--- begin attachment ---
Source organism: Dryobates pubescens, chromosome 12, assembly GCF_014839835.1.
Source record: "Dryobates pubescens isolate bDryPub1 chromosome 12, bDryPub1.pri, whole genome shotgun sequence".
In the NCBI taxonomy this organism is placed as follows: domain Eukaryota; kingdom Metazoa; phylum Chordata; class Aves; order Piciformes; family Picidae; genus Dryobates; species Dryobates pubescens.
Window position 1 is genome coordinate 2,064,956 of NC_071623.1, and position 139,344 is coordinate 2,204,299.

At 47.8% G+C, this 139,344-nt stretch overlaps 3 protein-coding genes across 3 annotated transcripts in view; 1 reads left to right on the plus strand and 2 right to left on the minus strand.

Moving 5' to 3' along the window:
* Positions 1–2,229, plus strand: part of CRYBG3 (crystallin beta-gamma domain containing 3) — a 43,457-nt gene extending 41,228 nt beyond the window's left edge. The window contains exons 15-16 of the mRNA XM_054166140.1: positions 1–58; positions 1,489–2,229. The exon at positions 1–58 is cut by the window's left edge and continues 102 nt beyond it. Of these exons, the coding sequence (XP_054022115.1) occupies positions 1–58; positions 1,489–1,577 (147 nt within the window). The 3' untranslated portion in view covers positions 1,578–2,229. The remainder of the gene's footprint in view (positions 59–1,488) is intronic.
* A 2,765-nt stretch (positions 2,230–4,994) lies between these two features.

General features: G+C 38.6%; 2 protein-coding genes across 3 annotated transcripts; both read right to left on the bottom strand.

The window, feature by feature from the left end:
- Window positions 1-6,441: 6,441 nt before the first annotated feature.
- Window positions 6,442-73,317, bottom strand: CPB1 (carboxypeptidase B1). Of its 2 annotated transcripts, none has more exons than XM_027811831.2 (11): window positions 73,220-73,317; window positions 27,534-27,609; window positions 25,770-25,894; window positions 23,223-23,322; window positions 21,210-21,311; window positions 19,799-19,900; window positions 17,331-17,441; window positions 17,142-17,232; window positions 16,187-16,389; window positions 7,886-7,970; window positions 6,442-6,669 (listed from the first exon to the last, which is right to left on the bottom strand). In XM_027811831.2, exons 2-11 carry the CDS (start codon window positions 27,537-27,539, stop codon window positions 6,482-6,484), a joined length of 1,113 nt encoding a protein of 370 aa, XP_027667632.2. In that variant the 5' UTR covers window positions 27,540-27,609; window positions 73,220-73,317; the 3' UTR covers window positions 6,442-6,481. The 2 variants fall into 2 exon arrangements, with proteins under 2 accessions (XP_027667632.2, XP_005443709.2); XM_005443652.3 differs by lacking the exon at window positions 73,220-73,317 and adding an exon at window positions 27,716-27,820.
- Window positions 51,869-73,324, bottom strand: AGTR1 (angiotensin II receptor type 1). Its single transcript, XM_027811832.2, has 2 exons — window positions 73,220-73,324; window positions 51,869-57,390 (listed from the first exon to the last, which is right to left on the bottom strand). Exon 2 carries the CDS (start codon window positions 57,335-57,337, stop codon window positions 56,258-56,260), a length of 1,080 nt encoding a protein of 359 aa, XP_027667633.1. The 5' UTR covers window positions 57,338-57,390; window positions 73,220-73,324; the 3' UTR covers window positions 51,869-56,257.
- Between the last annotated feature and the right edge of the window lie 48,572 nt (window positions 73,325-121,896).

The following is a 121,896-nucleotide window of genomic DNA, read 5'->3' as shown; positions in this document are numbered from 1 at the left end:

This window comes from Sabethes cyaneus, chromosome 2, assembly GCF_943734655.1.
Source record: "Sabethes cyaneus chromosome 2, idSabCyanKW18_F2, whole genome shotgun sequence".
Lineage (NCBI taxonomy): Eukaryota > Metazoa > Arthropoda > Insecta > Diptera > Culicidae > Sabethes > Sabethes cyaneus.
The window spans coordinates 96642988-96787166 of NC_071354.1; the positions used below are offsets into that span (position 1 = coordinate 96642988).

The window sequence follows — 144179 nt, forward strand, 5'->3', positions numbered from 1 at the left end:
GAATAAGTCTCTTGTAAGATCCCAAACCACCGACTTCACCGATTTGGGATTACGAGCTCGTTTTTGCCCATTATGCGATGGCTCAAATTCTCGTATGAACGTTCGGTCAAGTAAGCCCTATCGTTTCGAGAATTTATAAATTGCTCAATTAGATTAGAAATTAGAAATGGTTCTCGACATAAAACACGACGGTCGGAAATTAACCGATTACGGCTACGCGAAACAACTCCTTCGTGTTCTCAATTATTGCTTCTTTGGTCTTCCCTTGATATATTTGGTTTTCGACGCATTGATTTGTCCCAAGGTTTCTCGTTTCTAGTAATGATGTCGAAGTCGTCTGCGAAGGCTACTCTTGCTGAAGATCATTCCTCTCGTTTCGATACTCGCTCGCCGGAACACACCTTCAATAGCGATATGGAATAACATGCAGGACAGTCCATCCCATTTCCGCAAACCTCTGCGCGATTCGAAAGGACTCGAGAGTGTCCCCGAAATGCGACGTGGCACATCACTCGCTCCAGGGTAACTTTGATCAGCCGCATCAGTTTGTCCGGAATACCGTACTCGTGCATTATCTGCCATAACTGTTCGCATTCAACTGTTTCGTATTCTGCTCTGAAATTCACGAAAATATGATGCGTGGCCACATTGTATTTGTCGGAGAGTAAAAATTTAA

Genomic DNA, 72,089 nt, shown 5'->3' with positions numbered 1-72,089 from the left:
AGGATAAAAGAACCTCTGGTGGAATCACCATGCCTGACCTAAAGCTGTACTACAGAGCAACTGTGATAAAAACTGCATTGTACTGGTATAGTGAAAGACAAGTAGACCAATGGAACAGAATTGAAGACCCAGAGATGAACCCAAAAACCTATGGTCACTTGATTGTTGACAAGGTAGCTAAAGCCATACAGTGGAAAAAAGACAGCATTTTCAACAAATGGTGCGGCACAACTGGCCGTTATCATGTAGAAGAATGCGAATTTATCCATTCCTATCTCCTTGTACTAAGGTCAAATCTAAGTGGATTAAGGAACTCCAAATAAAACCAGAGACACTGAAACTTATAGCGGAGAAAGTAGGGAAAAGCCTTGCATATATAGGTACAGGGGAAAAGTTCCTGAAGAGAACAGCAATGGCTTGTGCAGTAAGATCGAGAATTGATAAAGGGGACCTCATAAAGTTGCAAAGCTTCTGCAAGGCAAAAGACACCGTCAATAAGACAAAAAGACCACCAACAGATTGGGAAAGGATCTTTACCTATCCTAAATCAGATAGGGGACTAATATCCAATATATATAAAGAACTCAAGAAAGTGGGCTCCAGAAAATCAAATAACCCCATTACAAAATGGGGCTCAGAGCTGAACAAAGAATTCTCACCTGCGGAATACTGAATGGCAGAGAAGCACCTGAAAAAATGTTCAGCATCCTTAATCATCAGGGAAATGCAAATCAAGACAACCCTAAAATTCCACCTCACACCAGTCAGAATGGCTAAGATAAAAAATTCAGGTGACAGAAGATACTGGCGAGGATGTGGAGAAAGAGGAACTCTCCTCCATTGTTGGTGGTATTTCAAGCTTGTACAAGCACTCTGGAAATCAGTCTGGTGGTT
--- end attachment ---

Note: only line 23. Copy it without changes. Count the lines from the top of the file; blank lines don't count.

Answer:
AGGATAAAAGAACCTCTGGTGGAATCACCATGCCTGACCTAAAGCTGTACTACAGAGCAACTGTGATAAAAACTGCATTGTACTGGTATAGTGAAAGACAAGTAGACCAATGGAACAGAATTGAAGACCCAGAGATGAACCCAAAAACCTATGGTCACTTGATTGTTGACAAGGTAGCTAAAGCCATACAGTGGAAAAAAGACAGCATTTTCAACAAATGGTGCGGCACAACTGGCCGTTATCATGTAGAAGAATGCGAATTTATCCATTCCTATCTCCTTGTACTAAGGTCAAATCTAAGTGGATTAAGGAACTCCAAATAAAACCAGAGACACTGAAACTTATAGCGGAGAAAGTAGGGAAAAGCCTTGCATATATAGGTACAGGGGAAAAGTTCCTGAAGAGAACAGCAATGGCTTGTGCAGTAAGATCGAGAATTGATAAAGGGGACCTCATAAAGTTGCAAAGCTTCTGCAAGGCAAAAGACACCGTCAATAAGACAAAAAGACCACCAACAGATTGGGAAAGGATCTTTACCTATCCTAAATCAGATAGGGGACTAATATCCAATATATATAAAGAACTCAAGAAAGTGGGCTCCAGAAAATCAAATAACCCCATTACAAAATGGGGCTCAGAGCTGAACAAAGAATTCTCACCTGCGGAATACTGAATGGCAGAGAAGCACCTGAAAAAATGTTCAGCATCCTTAATCATCAGGGAAATGCAAATCAAGACAACCCTAAAATTCCACCTCACACCAGTCAGAATGGCTAAGATAAAAAATTCAGGTGACAGAAGATACTGGCGAGGATGTGGAGAAAGAGGAACTCTCCTCCATTGTTGGTGGTATTTCAAGCTTGTACAAGCACTCTGGAAATCAGTCTGGTGGTT